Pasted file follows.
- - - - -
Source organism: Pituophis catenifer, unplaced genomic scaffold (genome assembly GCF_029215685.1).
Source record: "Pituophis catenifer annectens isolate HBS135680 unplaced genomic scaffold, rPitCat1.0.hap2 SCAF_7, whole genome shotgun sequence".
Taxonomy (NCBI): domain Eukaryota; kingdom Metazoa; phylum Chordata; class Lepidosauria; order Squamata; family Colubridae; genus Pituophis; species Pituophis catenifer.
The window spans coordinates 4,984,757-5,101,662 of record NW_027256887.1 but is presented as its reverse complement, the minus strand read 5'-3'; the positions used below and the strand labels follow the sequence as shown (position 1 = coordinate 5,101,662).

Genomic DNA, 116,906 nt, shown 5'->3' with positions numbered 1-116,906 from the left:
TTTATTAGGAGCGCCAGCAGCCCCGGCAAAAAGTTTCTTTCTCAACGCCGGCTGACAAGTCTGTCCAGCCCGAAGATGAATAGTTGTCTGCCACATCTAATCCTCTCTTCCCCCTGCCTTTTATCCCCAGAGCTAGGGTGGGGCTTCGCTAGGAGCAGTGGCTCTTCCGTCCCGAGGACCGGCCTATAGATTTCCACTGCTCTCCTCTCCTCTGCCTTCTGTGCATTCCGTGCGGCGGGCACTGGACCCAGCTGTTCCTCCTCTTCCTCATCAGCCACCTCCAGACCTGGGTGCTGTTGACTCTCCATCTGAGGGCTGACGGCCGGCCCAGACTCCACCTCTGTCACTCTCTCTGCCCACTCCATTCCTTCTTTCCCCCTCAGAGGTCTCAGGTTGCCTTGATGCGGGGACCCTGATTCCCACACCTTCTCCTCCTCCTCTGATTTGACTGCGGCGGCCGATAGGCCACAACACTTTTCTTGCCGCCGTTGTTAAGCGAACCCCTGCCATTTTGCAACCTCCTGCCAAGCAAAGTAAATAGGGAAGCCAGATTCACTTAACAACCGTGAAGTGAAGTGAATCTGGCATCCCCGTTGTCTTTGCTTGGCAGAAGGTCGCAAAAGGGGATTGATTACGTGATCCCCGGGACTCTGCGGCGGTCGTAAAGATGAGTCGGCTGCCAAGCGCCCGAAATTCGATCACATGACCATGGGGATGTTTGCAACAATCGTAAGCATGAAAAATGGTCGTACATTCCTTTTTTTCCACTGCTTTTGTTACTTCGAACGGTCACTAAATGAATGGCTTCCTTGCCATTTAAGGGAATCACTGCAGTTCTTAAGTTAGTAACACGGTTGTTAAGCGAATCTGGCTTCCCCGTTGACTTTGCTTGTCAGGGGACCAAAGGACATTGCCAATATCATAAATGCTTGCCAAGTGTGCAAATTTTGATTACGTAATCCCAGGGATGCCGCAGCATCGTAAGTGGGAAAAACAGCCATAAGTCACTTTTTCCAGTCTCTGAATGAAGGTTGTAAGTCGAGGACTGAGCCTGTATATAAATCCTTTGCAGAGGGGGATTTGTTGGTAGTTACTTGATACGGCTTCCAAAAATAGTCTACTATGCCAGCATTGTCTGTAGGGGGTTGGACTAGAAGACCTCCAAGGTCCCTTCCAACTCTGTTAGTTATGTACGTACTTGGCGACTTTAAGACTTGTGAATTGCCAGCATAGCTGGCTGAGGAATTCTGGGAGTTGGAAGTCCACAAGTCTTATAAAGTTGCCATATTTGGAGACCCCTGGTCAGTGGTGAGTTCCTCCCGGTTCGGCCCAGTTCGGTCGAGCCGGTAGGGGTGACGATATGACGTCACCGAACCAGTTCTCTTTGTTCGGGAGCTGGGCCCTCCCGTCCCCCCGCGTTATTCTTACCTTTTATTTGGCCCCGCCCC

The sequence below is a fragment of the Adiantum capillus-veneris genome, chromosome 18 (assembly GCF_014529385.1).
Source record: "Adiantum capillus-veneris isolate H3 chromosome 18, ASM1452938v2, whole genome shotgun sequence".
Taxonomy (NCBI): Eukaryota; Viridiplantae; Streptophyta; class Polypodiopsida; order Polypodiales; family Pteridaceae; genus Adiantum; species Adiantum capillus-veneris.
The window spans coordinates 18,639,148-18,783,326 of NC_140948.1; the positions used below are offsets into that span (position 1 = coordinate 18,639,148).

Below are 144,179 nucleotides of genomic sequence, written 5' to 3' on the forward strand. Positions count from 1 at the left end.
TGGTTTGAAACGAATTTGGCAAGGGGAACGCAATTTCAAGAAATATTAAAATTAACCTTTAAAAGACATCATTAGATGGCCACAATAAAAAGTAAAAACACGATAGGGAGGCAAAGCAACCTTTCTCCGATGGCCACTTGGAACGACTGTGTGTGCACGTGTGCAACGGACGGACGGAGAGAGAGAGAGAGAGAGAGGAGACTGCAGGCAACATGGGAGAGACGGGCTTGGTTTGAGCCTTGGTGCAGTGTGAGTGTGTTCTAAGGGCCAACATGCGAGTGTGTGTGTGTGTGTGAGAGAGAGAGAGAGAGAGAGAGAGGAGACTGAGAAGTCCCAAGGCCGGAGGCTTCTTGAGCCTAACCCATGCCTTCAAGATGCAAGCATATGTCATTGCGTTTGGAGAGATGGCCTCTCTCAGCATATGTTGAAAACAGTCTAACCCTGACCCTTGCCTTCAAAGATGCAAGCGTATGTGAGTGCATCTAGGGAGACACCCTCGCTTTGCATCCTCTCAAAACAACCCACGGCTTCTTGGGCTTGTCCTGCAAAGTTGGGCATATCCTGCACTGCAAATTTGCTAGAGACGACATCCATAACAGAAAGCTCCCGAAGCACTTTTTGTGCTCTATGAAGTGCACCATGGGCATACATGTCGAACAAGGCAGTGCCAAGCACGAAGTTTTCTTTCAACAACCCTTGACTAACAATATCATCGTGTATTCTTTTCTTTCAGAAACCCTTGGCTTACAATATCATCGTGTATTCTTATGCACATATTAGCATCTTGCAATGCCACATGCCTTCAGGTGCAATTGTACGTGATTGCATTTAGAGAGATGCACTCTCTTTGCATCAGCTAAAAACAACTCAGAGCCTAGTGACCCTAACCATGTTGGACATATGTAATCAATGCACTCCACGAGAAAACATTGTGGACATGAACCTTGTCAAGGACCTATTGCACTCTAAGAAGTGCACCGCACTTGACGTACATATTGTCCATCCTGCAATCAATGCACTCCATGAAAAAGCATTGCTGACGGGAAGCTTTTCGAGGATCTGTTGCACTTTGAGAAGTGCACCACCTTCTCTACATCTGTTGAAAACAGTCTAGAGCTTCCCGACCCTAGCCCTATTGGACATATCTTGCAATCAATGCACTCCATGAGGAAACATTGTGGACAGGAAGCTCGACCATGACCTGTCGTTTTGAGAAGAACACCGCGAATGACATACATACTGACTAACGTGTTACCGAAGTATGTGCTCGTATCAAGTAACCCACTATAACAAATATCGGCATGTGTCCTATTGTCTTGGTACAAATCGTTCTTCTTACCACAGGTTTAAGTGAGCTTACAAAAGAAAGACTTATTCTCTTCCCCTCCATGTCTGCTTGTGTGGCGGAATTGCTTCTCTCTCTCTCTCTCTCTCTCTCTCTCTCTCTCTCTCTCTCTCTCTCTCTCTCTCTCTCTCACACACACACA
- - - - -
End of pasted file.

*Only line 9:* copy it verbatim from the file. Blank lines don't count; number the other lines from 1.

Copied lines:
Taxonomy (NCBI): Eukaryota; Viridiplantae; Streptophyta; class Polypodiopsida; order Polypodiales; family Pteridaceae; genus Adiantum; species Adiantum capillus-veneris.